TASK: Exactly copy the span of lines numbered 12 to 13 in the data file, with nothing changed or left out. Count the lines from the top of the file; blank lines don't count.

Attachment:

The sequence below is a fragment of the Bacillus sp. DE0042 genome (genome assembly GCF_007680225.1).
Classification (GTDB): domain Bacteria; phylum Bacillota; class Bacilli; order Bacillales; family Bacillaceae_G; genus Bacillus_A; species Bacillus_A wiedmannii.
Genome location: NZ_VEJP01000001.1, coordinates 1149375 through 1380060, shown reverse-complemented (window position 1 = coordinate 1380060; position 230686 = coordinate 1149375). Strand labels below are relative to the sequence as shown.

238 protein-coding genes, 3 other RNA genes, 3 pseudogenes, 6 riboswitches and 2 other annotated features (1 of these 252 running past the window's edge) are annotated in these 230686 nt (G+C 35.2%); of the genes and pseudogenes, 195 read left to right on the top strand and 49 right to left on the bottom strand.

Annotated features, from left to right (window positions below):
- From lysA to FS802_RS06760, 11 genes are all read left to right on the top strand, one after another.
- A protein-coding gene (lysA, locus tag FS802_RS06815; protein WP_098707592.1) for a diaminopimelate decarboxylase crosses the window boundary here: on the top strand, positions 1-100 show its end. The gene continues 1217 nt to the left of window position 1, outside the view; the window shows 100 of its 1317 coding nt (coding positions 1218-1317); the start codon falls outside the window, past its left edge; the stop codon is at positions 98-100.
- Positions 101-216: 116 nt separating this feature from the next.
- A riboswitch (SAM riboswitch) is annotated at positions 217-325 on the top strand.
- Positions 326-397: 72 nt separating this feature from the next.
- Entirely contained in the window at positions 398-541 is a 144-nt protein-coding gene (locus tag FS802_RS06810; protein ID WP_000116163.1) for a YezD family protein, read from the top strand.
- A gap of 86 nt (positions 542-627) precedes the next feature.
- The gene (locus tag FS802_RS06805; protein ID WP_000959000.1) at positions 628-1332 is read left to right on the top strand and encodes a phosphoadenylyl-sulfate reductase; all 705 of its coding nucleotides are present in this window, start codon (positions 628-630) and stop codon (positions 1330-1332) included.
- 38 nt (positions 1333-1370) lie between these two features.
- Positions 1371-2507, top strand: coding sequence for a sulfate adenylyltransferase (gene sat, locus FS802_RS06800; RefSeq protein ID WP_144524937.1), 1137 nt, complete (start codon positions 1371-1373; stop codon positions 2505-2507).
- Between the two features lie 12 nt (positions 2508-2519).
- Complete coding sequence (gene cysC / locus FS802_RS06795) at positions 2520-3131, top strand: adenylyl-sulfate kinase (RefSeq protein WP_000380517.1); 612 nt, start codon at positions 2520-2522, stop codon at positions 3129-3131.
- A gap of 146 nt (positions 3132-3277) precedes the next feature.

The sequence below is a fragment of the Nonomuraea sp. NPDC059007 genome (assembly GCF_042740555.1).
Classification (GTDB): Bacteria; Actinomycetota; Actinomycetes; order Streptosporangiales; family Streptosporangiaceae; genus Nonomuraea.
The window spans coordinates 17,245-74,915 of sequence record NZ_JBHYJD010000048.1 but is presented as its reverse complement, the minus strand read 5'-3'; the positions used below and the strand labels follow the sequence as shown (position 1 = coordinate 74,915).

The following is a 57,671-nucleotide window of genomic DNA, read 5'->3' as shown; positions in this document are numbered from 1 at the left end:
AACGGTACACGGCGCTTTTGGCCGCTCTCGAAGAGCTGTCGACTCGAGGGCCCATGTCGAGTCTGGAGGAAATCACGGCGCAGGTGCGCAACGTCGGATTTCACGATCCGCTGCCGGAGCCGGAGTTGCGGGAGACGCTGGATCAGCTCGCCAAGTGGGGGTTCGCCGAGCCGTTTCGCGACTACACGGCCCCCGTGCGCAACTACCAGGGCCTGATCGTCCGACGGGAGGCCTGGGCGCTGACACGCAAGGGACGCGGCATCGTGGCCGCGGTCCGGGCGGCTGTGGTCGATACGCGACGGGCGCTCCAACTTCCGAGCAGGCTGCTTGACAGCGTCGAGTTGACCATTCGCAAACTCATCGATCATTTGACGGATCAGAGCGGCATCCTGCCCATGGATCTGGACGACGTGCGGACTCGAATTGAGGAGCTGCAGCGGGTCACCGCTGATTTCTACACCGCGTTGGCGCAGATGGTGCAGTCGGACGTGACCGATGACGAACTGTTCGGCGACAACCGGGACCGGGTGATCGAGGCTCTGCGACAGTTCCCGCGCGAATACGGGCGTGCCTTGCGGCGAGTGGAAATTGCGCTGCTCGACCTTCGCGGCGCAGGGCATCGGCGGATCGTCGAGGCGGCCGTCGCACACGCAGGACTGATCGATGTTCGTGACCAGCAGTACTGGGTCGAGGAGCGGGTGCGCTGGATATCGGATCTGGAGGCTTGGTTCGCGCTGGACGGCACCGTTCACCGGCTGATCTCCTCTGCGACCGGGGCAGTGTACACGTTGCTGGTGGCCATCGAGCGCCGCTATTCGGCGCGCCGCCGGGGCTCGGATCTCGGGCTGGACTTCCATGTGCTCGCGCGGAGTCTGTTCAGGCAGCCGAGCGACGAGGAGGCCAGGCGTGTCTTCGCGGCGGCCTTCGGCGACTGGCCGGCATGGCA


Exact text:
- A gap of 86 nt (positions 542-627) precedes the next feature.
- The gene (locus tag FS802_RS06805; protein ID WP_000959000.1) at positions 628-1332 is read left to right on the top strand and encodes a phosphoadenylyl-sulfate reductase; all 705 of its coding nucleotides are present in this window, start codon (positions 628-630) and stop codon (positions 1330-1332) included.